The third option offers the best financial move; however, many families experience family drama. For instance, your parents may feel it’s all right to overstep their bounds and tell you how to raise your kids. If your parents start to show signs of dementia, you are looking at needing extreme amounts of care and attention for your parents. This is emotionally draining on families and causes tension to spouses. On the other hand, though, moving your parents into your home could give you the peace of mind they are taken care of and may help around the home. Some parents move in with their children and are excellent childcare providers. This could save you money as well.
What to Think About
Some families must show more than just financial support for their parents. They must also become their full-time caregiver. Not everyone feels comfortable placing their parents into a retirement community. Considering how you are caring for your own family now, that’s highly commendable. Before taking on such a huge responsibility, you should consider the following 3 things before becoming a full-time caregiver.
- You will spend a lot of time taking care of your parents. You may need to feed, bathe, and groom them. This could cause you to neglect your current responsibilities. In doing so, resentment could surface between your family and yourself.
- If you are currently working, consider your income loss. As you could receive payment for becoming your parent’s full-time caregiver, will it be enough? You have debt to eliminate, current bills to pay for, as well as plan for your retirement. If you return to work years later, what is the possibility you can reenter the workforce and start back at the salary you once had?
- What about your employee benefits? Do you have life insurance, employee disability, or pension?
Consider taking an extended leave or work from home to care for your parent. Losing your income and benefits may be a bit more than you can ask for. Remember, emergencies happen and your plan may not work out.
Seek Outside Professional Help
The financial burden of taking care of your parents may not all fall on your shoulder. Make sure to consider other professional agencies for help. For example, if your parents are making poor financial decisions, not managing their money wisely, or are in debt, you may want to reach out to a credit counseling service. They may work out a plan to help them manage their money better and continue to live on their own.
You can also turn to government assistance. Your parents may not understand how to apply for their Old Age Security or not have drawn from their Canada Pension Plan. Make sure to sit down with your parents before it’s too late for them to apply. If your parents are low income, consider checking out this listing of Benefits for Seniors with a Low Income. This includes information for the Guaranteed Income Supplement (GIS) and The Allowance.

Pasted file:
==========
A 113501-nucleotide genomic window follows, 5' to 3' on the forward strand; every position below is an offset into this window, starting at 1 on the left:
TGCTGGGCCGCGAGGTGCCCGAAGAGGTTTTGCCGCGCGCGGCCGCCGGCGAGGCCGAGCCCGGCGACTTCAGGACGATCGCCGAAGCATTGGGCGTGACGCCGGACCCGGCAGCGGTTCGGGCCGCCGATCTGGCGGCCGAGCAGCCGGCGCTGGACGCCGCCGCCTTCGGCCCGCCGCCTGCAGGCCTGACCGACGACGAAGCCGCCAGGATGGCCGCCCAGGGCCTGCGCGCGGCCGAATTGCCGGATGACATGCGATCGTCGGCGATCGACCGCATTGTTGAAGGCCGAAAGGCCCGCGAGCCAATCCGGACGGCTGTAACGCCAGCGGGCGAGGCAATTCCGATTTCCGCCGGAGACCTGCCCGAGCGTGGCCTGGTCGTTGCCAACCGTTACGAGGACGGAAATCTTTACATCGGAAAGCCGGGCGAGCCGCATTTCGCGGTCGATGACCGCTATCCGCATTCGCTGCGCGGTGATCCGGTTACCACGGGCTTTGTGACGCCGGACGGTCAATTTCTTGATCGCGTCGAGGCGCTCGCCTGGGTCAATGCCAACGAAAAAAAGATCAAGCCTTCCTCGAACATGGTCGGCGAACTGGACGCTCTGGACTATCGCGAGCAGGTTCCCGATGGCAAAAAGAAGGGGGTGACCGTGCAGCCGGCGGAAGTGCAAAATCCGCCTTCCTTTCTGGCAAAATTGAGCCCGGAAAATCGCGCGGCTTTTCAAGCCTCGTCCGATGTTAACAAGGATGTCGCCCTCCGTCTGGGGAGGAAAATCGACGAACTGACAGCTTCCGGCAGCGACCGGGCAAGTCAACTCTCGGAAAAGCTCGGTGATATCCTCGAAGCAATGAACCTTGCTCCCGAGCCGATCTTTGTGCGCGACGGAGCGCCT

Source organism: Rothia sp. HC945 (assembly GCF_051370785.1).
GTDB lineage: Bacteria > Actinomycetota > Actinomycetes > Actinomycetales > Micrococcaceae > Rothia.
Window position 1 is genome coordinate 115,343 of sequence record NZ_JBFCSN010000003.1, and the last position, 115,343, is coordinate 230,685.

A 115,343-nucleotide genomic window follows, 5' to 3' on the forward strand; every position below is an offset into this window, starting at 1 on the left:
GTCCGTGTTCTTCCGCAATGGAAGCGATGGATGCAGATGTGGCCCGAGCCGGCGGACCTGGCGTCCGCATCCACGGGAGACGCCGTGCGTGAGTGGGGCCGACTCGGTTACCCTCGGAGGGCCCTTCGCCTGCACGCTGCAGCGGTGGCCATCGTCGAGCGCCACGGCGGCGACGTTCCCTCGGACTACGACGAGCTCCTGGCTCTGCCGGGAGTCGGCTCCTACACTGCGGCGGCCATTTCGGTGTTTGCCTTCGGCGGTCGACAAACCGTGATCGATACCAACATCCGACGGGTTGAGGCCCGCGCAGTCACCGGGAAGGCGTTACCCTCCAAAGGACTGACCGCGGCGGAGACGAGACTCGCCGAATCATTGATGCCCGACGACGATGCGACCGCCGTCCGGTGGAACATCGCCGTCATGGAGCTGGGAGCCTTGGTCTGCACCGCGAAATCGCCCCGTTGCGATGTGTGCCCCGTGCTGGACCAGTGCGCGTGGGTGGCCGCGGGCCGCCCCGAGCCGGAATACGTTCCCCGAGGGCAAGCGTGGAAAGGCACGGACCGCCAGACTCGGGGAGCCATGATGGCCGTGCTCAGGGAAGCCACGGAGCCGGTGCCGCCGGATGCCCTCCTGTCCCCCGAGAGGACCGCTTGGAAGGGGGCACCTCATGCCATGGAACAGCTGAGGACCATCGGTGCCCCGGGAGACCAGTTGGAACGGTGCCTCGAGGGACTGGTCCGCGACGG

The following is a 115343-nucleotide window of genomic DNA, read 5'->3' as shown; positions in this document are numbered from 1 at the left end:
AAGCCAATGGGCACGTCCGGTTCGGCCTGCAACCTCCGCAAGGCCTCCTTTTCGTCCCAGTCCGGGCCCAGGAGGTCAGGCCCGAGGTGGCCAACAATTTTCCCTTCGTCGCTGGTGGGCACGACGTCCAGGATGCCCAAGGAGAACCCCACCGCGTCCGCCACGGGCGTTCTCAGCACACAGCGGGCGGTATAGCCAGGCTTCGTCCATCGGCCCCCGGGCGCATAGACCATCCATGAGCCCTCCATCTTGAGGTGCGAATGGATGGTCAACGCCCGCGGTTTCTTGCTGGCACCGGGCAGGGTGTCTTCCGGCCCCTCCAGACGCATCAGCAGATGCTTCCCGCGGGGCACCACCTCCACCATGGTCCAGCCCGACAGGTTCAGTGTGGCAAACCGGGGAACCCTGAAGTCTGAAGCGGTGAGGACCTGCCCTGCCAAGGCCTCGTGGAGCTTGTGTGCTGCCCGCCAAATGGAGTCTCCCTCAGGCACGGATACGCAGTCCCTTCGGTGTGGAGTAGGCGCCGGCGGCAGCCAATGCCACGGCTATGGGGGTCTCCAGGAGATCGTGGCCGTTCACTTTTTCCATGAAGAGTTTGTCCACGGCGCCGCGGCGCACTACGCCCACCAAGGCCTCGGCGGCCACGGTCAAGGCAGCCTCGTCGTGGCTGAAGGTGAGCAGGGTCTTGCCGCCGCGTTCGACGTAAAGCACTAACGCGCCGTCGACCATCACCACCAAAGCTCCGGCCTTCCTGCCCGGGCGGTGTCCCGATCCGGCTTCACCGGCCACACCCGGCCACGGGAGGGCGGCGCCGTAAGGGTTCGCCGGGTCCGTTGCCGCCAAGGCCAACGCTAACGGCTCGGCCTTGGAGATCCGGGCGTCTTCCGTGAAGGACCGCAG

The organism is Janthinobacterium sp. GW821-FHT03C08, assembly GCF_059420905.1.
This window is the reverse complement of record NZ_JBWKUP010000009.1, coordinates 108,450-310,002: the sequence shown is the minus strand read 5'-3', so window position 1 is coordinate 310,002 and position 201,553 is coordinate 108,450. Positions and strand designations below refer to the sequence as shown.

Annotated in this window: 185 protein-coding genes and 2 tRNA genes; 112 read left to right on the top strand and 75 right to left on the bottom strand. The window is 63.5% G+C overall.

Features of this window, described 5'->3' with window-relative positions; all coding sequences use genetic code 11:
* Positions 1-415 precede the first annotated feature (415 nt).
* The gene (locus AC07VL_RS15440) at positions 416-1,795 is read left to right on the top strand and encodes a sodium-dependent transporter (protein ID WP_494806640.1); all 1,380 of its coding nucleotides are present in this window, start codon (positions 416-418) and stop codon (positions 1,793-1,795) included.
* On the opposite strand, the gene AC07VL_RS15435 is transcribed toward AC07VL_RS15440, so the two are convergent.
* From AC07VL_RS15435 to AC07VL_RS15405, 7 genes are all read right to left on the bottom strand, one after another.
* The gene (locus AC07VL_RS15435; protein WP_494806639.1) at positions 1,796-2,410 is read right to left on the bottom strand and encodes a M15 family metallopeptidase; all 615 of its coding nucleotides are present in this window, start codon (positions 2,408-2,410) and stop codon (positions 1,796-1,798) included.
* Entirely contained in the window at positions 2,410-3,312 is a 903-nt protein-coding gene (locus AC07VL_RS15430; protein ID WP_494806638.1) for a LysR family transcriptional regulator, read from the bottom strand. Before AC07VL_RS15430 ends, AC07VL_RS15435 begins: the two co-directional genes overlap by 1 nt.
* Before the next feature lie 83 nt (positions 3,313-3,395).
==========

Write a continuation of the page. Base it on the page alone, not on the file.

Other Ways to Help Your Parents
If you don’t have the money to support your parents, there are other things you can do. If your parents have a large home, consider coming over and cleaning or doing their landscaping so they don’t have to pay someone to do so. You can also cook extra food and bring over to them for them to cut back on their grocery expense.
Don’t Forget Tax Season
If you are providing the majority of the financial support for your parents or become their caregiver, make sure to talk to your tax advisor during the tax season. Your parents could be considered your dependent. You could also be eligible to claim $2,000 under the Family Caregiver Amount (FCA) credit if your parent is considered to have a physical or mental impairment.
As you can see, there are many decisions to be made when considering the best care and financial support for your parents. There are unfortunately right and wrong decisions, so it’s important to make your decision with care. Seek as much professional advice as you can before making a major financial move.
Elizabeth Lampman is a coffee-fuelled Mom of 2 girls and lives in Hamilton, Ontario. She enjoys travelling, developing easy recipes, crafting, taking on diy projects, travelling and saving money!